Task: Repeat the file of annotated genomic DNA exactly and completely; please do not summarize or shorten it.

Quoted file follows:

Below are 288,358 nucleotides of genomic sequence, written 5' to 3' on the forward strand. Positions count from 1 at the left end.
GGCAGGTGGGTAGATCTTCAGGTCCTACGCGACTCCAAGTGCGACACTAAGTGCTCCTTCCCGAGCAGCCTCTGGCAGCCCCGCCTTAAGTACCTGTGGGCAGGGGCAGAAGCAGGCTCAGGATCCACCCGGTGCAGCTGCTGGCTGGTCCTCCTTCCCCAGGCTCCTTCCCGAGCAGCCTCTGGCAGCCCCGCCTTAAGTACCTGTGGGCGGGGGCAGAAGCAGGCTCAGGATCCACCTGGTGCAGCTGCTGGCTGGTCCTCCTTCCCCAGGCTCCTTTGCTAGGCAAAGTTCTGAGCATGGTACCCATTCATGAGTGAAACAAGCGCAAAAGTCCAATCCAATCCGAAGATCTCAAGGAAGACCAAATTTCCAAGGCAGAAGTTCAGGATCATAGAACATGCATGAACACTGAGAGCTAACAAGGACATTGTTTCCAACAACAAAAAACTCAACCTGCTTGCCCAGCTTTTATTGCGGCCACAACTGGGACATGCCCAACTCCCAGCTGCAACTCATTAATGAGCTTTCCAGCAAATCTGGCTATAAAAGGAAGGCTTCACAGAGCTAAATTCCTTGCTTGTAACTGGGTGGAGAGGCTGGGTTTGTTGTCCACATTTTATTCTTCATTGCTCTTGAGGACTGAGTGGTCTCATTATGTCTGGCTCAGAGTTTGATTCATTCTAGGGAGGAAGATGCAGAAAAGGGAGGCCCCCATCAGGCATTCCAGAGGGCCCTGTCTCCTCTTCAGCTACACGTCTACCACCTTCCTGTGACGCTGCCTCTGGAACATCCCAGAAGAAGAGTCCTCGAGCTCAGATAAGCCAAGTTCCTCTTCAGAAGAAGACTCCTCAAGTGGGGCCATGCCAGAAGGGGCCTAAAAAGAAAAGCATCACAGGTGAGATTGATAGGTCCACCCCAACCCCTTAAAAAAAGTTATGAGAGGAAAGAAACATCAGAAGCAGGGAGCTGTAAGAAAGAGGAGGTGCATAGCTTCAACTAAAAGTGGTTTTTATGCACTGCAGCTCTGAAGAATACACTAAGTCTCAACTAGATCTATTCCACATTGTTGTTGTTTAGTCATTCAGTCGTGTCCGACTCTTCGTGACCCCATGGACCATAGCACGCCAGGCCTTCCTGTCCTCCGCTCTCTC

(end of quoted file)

Below are 288,358 nucleotides of genomic sequence, written 5' to 3' on the forward strand. Positions count from 1 at the left end.
GGCAGGTGGGTAGATCTTCAGGTCCTACGCGACTCCAAGTGCGACACTAAGTGCTCCTTCCCGAGCAGCCTCTGGCAGCCCCGCCTTAAGTACCTGTGGGCAGGGGCAGAAGCAGGCTCAGGATCCACCCGGTGCAGCTGCTGGCTGGTCCTCCTTCCCCAGGCTCCTTCCCGAGCAGCCTCTGGCAGCCCCGCCTTAAGTACCTGTGGGCGGGGGCAGAAGCAGGCTCAGGATCCACCTGGTGCAGCTGCTGGCTGGTCCTCCTTCCCCAGGCTCCTTTGCTAGGCAAAGTTCTGAGCATGGTACCCATTCATGAGTGAAACAAGCGCAAAAGTCCAATCCAATCCGAAGATCTCAAGGAAGACCAAATTTCCAAGGCAGAAGTTCAGGATCATAGAACATGCATGAACACTGAGAGCTAACAAGGACATTGTTTCCAACAACAAAAAACTCAACCTGCTTGCCCAGCTTTTATTGCGGCCACAACTGGGACATGCCCAACTCCCAGCTGCAACTCATTAATGAGCTTTCCAGCAAATCTGGCTATAAAAGGAAGGCTTCACAGAGCTAAATTCCTTGCTTGTAACTGGGTGGAGAGGCTGGGTTTGTTGTCCACATTTTATTCTTCATTGCTCTTGAGGACTGAGTGGTCTCATTATGTCTGGCTCAGAGTTTGATTCATTCTAGGGAGGAAGATGCAGAAAAGGGAGGCCCCCATCAGGCATTCCAGAGGGCCCTGTCTCCTCTTCAGCTACACGTCTACCACCTTCCTGTGACGCTGCCTCTGGAACATCCCAGAAGAAGAGTCCTCGAGCTCAGATAAGCCAAGTTCCTCTTCAGAAGAAGACTCCTCAAGTGGGGCCATGCCAGAAGGGGCCTAAAAAGAAAAGCATCACAGGTGAGATTGATAGGTCCACCCCAACCCCTTAAAAAAAGTTATGAGAGGAAAGAAACATCAGAAGCAGGGAGCTGTAAGAAAGAGGAGGTGCATAGCTTCAACTAAAAGTGGTTTTTATGCACTGCAGCTCTGAAGAATACACTAAGTCTCAACTAGATCTATTCCACATTGTTGTTGTTTAGTCATTCAGTCGTGTCCGACTCTTCGTGACCCCATGGACCATAGCACGCCAGGCCTTCCTGTCCTCCGCTCTCTC